REDMOND, Wash. — Hundreds of educators, business and community leaders met at Microsoft on Tuesday to work together to make sure Washington students are ready for the future. They gathered for the seventh annual Washington STEM Summit.
They focused on preparing Washington students for the future of work through STEM (Science, Technology, Engineering and Math).
As the keynote speaker, the Rev. Jesse Jackson Sr. talked about equity and the importance of opportunity for all students. Jackson also talked about the importance of the arts.
"For the most part it is an opportunities issue, not an intellectual issue, " said Jackson. "If we can begin to shift the culture from the rim to the STEM. We've got to move them to the science, the rhythm, the mathematics of basketball, the geometry of shooting the ball to go into a cylinder to the math science technology engineering arts and math, that's my mission."
Educators and business leaders spoke about the need for career connected learning.
"Think healthcare, tech, advanced manufacturing, aerospace, agriculture, maritime- you name it. We've got it in this state," said Washington STEM CEO Caroline King. "The problem is kids don't know about these careers or don't have the opportunity to prepare for them."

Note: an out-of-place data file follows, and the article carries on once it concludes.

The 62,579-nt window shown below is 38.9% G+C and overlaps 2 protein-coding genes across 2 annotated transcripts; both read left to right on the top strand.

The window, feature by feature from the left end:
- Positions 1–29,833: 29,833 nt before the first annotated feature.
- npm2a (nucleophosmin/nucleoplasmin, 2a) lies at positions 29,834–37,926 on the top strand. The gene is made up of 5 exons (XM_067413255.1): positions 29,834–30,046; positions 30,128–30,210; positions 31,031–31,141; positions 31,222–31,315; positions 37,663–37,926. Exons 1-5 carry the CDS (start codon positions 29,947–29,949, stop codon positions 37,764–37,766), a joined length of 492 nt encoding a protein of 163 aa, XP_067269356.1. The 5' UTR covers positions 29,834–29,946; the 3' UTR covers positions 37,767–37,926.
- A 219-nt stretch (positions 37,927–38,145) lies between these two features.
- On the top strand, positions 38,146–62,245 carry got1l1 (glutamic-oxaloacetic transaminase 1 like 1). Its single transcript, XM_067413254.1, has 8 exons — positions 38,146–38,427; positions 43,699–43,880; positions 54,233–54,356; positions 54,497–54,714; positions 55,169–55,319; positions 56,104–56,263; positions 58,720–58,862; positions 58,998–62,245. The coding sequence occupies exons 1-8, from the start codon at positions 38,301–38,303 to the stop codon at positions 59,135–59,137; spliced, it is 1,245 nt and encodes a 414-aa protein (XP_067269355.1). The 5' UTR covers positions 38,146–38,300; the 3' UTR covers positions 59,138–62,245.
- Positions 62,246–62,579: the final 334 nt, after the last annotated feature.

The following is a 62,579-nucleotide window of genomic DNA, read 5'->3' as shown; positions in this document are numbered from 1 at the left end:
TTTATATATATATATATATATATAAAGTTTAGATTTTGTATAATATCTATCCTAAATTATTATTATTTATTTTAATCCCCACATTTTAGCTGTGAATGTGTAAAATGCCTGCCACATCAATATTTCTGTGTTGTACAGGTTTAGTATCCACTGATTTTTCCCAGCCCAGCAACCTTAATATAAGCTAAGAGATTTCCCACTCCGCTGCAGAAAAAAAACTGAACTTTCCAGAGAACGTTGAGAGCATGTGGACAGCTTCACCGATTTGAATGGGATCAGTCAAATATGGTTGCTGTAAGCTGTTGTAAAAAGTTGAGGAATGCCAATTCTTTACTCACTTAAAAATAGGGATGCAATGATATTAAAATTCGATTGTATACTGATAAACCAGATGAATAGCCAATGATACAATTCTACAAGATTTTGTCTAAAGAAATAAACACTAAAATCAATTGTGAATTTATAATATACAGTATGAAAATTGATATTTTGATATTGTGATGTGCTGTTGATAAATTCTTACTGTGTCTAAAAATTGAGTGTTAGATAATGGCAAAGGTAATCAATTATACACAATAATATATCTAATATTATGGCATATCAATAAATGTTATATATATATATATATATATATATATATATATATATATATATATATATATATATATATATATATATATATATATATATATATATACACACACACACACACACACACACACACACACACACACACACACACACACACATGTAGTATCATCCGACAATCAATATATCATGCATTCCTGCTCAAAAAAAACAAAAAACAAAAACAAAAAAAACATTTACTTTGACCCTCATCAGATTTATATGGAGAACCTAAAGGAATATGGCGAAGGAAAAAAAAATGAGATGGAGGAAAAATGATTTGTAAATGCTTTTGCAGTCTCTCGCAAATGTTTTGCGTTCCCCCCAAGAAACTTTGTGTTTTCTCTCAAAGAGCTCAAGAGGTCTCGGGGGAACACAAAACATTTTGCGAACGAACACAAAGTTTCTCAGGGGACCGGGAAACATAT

Technology industry leaders spoke about wanting employees with diverse skill sets.
"You're not going to be able to be that unique specialist anymore. Today when we look for people at Boeing, we're looking for people who want to be creative, we're looking for people who want to do the design, do the analysis, want to be able to test things," said Mike Delaney, the VP of digital transformation at Boeing and a chair of Washington STEM.
And while there have been advances in opportunity, equity hasn't been reached.
"The person who has hacked their way to success has truly done that. The person of color, the woman, the whatever, fill in the blank person, who has found their way into success has hacked the system because the system isn't made for them to succeed," said Amelia Ransom with Avalara.
The STEM Summit is hoped to also gain the attention of law makers who will make decisions funding education. Gov. Jay Inslee attended Tuesday's event.
The educators and industry leaders aren't looking at STEM as a subject but as a movement, a way to change the future.
"We should be inspired to do better, and we can if we work it out," said Jackson.
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